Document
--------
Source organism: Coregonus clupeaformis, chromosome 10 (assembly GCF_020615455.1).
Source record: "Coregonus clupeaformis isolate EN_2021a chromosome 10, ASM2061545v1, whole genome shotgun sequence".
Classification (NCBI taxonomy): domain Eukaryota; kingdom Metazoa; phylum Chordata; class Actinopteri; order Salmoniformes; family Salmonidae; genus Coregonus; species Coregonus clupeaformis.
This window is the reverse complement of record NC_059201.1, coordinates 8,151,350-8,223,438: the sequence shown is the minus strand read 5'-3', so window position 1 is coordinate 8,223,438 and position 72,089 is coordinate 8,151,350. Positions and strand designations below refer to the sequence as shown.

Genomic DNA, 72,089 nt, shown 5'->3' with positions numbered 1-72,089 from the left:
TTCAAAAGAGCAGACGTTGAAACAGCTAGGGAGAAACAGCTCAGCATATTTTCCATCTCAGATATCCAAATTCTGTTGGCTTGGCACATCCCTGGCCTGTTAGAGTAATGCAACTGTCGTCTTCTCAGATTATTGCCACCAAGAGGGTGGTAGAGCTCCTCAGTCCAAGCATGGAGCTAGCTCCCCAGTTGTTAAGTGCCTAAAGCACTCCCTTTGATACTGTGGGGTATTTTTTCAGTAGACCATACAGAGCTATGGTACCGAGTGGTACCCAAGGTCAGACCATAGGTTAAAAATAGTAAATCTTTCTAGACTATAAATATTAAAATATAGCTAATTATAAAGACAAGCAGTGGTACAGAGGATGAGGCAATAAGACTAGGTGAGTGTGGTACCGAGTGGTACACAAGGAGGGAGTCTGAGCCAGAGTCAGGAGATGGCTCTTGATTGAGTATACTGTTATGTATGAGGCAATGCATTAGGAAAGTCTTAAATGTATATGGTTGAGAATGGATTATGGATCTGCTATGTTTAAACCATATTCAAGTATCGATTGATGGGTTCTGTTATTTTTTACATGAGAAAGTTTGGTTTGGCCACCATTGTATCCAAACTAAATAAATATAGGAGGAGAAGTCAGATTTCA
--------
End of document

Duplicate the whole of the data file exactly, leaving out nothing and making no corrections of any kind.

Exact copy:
Source organism: Coregonus clupeaformis, chromosome 10 (assembly GCF_020615455.1).
Source record: "Coregonus clupeaformis isolate EN_2021a chromosome 10, ASM2061545v1, whole genome shotgun sequence".
Classification (NCBI taxonomy): domain Eukaryota; kingdom Metazoa; phylum Chordata; class Actinopteri; order Salmoniformes; family Salmonidae; genus Coregonus; species Coregonus clupeaformis.
This window is the reverse complement of record NC_059201.1, coordinates 8,151,350-8,223,438: the sequence shown is the minus strand read 5'-3', so window position 1 is coordinate 8,223,438 and position 72,089 is coordinate 8,151,350. Positions and strand designations below refer to the sequence as shown.

Genomic DNA, 72,089 nt, shown 5'->3' with positions numbered 1-72,089 from the left:
TTCAAAAGAGCAGACGTTGAAACAGCTAGGGAGAAACAGCTCAGCATATTTTCCATCTCAGATATCCAAATTCTGTTGGCTTGGCACATCCCTGGCCTGTTAGAGTAATGCAACTGTCGTCTTCTCAGATTATTGCCACCAAGAGGGTGGTAGAGCTCCTCAGTCCAAGCATGGAGCTAGCTCCCCAGTTGTTAAGTGCCTAAAGCACTCCCTTTGATACTGTGGGGTATTTTTTCAGTAGACCATACAGAGCTATGGTACCGAGTGGTACCCAAGGTCAGACCATAGGTTAAAAATAGTAAATCTTTCTAGACTATAAATATTAAAATATAGCTAATTATAAAGACAAGCAGTGGTACAGAGGATGAGGCAATAAGACTAGGTGAGTGTGGTACCGAGTGGTACACAAGGAGGGAGTCTGAGCCAGAGTCAGGAGATGGCTCTTGATTGAGTATACTGTTATGTATGAGGCAATGCATTAGGAAAGTCTTAAATGTATATGGTTGAGAATGGATTATGGATCTGCTATGTTTAAACCATATTCAAGTATCGATTGATGGGTTCTGTTATTTTTTACATGAGAAAGTTTGGTTTGGCCACCATTGTATCCAAACTAAATAAATATAGGAGGAGAAGTCAGATTTCA